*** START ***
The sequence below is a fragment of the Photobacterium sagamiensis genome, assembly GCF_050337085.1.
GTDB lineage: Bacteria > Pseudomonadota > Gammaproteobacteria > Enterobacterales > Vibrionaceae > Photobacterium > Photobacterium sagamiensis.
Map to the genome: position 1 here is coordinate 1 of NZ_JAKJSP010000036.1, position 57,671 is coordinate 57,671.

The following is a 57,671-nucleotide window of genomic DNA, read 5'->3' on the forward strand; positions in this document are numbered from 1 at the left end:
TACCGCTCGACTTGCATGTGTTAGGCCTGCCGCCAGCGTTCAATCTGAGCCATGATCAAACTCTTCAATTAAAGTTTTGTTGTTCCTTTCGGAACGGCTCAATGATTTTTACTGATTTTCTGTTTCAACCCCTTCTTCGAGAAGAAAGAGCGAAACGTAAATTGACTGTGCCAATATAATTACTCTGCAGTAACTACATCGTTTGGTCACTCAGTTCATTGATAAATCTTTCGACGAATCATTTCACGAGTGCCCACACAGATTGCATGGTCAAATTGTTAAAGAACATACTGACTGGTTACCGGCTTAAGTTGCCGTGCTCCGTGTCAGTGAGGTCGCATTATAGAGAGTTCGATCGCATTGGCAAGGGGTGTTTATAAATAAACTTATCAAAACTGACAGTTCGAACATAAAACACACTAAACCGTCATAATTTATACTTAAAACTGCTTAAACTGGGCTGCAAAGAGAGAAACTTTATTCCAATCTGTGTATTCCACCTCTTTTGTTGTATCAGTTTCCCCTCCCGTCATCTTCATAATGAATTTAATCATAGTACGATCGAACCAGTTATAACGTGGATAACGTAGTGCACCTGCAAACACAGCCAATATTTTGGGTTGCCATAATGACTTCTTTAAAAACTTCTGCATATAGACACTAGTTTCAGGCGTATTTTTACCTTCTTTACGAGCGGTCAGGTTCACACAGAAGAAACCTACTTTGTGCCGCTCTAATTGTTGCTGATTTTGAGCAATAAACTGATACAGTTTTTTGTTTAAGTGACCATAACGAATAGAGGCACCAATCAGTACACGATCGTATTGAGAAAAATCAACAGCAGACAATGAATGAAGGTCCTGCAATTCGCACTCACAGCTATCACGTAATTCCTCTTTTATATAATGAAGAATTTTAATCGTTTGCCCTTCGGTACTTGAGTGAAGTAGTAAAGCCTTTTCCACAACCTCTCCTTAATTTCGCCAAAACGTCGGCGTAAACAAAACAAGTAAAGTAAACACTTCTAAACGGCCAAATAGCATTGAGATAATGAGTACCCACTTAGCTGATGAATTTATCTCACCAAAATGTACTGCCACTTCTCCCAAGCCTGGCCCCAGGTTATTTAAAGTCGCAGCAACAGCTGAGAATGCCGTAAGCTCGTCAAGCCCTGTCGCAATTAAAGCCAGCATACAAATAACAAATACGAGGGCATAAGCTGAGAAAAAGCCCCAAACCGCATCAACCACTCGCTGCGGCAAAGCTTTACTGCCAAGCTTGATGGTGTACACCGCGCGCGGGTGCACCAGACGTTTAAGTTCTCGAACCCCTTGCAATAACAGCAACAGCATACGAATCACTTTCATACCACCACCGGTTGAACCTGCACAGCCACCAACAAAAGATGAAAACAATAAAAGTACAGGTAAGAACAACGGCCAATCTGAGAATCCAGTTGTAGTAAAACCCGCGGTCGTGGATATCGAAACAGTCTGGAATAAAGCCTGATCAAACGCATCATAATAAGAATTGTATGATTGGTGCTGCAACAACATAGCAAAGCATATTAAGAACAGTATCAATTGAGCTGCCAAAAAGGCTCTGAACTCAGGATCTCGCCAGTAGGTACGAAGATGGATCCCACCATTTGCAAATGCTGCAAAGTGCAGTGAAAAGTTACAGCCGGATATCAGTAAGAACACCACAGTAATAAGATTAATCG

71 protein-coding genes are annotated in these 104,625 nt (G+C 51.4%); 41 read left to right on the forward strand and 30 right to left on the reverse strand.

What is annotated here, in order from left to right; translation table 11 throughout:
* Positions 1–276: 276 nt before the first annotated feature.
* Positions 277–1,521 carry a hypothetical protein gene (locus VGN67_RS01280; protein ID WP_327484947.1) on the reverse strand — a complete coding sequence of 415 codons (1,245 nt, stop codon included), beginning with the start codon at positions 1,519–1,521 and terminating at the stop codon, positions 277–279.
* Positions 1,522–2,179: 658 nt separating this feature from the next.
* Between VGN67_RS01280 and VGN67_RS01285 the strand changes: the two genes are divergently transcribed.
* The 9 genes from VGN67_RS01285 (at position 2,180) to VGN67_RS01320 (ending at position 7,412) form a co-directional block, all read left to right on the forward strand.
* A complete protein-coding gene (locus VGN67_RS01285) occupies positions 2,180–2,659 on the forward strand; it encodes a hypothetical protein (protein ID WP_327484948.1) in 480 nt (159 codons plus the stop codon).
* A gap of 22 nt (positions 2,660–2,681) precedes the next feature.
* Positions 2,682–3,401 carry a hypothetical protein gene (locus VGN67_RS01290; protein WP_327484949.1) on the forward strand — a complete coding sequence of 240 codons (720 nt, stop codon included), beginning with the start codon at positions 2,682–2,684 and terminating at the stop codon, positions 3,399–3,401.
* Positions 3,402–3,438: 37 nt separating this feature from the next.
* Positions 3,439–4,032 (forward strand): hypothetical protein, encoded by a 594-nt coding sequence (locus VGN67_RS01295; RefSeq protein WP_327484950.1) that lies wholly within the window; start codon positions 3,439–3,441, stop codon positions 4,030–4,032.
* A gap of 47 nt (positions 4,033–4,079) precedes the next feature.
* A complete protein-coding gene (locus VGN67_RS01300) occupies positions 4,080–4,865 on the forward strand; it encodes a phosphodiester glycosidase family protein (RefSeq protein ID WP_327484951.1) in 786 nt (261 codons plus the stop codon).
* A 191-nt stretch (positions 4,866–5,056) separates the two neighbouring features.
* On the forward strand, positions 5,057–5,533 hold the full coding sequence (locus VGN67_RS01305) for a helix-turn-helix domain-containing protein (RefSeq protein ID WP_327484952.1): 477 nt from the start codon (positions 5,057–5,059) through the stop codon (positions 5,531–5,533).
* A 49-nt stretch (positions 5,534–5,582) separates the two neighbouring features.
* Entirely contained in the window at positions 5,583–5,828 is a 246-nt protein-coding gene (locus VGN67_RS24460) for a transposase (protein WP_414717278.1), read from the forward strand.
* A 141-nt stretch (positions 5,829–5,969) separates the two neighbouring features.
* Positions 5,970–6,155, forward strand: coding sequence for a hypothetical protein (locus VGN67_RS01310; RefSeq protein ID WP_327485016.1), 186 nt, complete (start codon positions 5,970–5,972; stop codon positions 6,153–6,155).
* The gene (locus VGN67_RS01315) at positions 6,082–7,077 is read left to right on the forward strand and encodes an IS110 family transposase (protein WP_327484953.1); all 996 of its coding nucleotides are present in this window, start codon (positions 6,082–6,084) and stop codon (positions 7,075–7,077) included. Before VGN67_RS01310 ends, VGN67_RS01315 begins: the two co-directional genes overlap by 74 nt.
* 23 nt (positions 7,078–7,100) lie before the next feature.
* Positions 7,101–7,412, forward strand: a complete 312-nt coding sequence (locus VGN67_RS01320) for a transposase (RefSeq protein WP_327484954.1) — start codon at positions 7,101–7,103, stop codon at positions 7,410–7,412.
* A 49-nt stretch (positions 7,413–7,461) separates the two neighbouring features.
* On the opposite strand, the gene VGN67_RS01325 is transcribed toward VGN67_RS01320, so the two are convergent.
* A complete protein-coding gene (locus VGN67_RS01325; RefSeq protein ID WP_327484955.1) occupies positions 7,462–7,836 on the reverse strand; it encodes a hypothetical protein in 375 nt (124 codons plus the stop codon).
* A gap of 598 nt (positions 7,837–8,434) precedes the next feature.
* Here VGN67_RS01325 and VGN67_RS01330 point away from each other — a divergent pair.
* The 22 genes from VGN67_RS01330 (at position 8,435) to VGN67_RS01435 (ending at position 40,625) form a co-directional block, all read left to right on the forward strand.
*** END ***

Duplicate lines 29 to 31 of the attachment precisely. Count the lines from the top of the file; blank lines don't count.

* A 49-nt stretch (positions 7,413–7,461) separates the two neighbouring features.
* On the opposite strand, the gene VGN67_RS01325 is transcribed toward VGN67_RS01320, so the two are convergent.
* A complete protein-coding gene (locus VGN67_RS01325; RefSeq protein ID WP_327484955.1) occupies positions 7,462–7,836 on the reverse strand; it encodes a hypothetical protein in 375 nt (124 codons plus the stop codon).